At a great meeting of the Evangelical Alliance held in Freemason’s Hall, London, in the summer of 1851, Krummacher read a paper on ‘The Religious State of Germany and Its Infidelity’. Despite the prevailing climate, he still held out hope regarding a turning of the tide against Germany’s rationalism. Sadly, this hope was not to be fulfilled.

So great was the influence of Krummacher throughout all Germany that he was called in 1853 to be the court chaplain at Potsdam, and here he remained until his death, sixteen years later. Krummacher was by many reckoned the greatest evangelical preacher in all Europe at that time. Philip Schaff wrote an eloquent tribute following Krummacher’s death on 19 December 1868. He spoke of him as ‘endowed with every gift that constitutes an orator, a most fertile and brilliant imagination, a vigorous and original mind, a glowing heart, an extraordinary facility and felicity of diction, perfect familiarity with the Scriptures, an athletic and commanding presence, and a powerful and melodious voice, which, however, in later years underwent a great change, and sounded like the rolling of the distant thunder or like the trumpet of the last judgment . . . He was full of the fire of faith and the Holy Ghost. In the pulpit he was as bold and fearless as a lion, at home as gentle and amiable as a lamb. Like all truly great men, he had a childlike disposition.’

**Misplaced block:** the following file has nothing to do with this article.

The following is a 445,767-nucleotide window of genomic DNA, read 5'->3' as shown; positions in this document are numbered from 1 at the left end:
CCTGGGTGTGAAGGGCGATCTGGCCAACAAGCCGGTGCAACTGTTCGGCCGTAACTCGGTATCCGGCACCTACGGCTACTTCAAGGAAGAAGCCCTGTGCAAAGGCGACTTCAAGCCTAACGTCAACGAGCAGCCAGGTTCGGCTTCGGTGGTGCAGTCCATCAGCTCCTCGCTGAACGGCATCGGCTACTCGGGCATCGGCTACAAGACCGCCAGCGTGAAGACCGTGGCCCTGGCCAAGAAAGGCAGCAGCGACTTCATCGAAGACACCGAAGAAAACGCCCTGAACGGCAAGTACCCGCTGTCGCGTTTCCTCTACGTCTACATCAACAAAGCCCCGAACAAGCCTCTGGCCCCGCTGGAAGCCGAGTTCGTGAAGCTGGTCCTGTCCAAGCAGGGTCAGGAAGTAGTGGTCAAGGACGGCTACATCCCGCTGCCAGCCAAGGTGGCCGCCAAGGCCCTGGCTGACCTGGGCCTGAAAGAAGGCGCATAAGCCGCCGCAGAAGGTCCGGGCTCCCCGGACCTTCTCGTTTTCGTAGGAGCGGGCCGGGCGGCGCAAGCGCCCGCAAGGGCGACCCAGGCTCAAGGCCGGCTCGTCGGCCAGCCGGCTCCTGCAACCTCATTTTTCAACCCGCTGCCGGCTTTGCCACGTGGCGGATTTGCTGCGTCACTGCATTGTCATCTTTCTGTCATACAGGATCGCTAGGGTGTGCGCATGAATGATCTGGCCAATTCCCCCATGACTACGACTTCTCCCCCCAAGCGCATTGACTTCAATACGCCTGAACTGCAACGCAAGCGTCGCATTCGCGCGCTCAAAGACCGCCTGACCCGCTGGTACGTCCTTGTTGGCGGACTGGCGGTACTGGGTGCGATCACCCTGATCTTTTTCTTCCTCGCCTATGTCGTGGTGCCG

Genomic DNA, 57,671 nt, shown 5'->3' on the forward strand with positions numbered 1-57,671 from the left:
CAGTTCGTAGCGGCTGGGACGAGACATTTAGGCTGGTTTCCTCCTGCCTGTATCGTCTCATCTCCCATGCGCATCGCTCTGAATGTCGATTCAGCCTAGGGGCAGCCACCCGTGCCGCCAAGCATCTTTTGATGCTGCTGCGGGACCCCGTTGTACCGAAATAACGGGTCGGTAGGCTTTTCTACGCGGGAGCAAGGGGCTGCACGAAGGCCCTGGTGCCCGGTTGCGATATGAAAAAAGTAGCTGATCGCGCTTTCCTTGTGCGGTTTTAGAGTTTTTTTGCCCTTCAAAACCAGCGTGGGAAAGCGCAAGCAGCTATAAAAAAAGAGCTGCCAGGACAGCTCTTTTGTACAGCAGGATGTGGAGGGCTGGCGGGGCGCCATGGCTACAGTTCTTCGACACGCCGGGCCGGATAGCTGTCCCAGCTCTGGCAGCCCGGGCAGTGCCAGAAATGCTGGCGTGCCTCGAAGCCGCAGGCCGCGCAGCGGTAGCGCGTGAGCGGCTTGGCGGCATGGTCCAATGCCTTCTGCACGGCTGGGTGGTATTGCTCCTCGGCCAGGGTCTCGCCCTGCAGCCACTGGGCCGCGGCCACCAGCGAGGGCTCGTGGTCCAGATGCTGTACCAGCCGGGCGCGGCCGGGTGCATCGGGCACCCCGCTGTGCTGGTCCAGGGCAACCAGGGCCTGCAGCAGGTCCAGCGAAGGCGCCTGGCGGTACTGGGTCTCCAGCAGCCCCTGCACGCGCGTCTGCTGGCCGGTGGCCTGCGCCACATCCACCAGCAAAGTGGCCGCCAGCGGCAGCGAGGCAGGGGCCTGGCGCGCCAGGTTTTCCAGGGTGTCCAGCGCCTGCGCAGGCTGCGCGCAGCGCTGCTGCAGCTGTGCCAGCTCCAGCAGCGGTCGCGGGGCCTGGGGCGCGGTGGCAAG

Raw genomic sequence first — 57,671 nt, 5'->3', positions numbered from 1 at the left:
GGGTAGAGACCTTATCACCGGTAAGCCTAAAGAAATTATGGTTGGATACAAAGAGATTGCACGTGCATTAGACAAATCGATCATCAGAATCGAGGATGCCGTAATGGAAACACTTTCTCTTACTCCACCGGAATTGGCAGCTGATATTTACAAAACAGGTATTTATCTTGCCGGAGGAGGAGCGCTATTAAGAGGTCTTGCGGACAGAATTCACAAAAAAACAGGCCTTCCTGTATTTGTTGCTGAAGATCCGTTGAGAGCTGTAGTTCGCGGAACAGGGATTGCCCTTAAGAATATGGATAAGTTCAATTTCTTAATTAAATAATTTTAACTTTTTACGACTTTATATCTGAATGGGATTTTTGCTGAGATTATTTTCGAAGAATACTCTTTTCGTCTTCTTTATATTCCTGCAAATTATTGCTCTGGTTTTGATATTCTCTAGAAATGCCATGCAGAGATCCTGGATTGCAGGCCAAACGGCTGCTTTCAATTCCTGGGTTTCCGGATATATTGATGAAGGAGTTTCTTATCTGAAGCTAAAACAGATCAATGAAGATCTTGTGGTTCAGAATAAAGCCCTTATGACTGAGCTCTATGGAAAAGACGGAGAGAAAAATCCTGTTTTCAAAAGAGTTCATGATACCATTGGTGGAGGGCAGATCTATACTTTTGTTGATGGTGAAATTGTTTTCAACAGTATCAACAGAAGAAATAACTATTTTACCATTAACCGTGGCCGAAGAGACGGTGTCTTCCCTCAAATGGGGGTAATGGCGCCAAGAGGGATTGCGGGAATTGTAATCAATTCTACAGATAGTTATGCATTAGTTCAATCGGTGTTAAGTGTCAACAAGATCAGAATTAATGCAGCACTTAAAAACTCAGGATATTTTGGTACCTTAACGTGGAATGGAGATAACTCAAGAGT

Krummacher was the author of numerous books, perhaps the best-known of which are Elijah the Tishbite and The Suffering Saviour. The latter, a series of devotional meditations on the final scenes in the life of Christ on earth, was reprinted by the Trust in 2004.

[From the Biographical Introduction to The Suffering Saviour]